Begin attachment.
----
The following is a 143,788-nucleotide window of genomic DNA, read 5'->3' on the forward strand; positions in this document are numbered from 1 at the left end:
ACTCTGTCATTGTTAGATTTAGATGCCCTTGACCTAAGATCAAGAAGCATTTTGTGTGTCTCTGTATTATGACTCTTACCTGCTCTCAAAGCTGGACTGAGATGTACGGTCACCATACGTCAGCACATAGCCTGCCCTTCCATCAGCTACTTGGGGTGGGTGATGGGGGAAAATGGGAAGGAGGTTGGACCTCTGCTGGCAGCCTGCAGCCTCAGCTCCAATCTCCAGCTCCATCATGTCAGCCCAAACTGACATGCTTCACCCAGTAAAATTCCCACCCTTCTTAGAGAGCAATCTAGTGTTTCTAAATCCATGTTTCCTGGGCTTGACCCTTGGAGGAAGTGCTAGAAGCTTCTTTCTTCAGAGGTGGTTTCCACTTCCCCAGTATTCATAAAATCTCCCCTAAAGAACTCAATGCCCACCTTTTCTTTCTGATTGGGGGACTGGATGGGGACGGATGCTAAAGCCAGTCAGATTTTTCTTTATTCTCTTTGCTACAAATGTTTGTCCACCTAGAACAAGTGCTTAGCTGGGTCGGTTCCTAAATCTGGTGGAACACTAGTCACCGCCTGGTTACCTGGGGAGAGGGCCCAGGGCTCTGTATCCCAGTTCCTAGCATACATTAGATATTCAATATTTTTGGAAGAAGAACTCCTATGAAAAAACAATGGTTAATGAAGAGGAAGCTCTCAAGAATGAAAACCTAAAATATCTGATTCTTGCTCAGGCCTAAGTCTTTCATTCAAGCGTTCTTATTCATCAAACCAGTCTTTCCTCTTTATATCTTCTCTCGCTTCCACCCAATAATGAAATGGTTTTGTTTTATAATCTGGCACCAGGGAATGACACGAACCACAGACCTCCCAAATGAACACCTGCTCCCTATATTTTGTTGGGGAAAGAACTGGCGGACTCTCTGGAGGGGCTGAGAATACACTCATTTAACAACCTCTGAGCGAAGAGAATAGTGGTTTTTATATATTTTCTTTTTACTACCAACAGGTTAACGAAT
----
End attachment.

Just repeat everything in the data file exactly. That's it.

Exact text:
The following is a 143,788-nucleotide window of genomic DNA, read 5'->3' on the forward strand; positions in this document are numbered from 1 at the left end:
ACTCTGTCATTGTTAGATTTAGATGCCCTTGACCTAAGATCAAGAAGCATTTTGTGTGTCTCTGTATTATGACTCTTACCTGCTCTCAAAGCTGGACTGAGATGTACGGTCACCATACGTCAGCACATAGCCTGCCCTTCCATCAGCTACTTGGGGTGGGTGATGGGGGAAAATGGGAAGGAGGTTGGACCTCTGCTGGCAGCCTGCAGCCTCAGCTCCAATCTCCAGCTCCATCATGTCAGCCCAAACTGACATGCTTCACCCAGTAAAATTCCCACCCTTCTTAGAGAGCAATCTAGTGTTTCTAAATCCATGTTTCCTGGGCTTGACCCTTGGAGGAAGTGCTAGAAGCTTCTTTCTTCAGAGGTGGTTTCCACTTCCCCAGTATTCATAAAATCTCCCCTAAAGAACTCAATGCCCACCTTTTCTTTCTGATTGGGGGACTGGATGGGGACGGATGCTAAAGCCAGTCAGATTTTTCTTTATTCTCTTTGCTACAAATGTTTGTCCACCTAGAACAAGTGCTTAGCTGGGTCGGTTCCTAAATCTGGTGGAACACTAGTCACCGCCTGGTTACCTGGGGAGAGGGCCCAGGGCTCTGTATCCCAGTTCCTAGCATACATTAGATATTCAATATTTTTGGAAGAAGAACTCCTATGAAAAAACAATGGTTAATGAAGAGGAAGCTCTCAAGAATGAAAACCTAAAATATCTGATTCTTGCTCAGGCCTAAGTCTTTCATTCAAGCGTTCTTATTCATCAAACCAGTCTTTCCTCTTTATATCTTCTCTCGCTTCCACCCAATAATGAAATGGTTTTGTTTTATAATCTGGCACCAGGGAATGACACGAACCACAGACCTCCCAAATGAACACCTGCTCCCTATATTTTGTTGGGGAAAGAACTGGCGGACTCTCTGGAGGGGCTGAGAATACACTCATTTAACAACCTCTGAGCGAAGAGAATAGTGGTTTTTATATATTTTCTTTTTACTACCAACAGGTTAACGAAT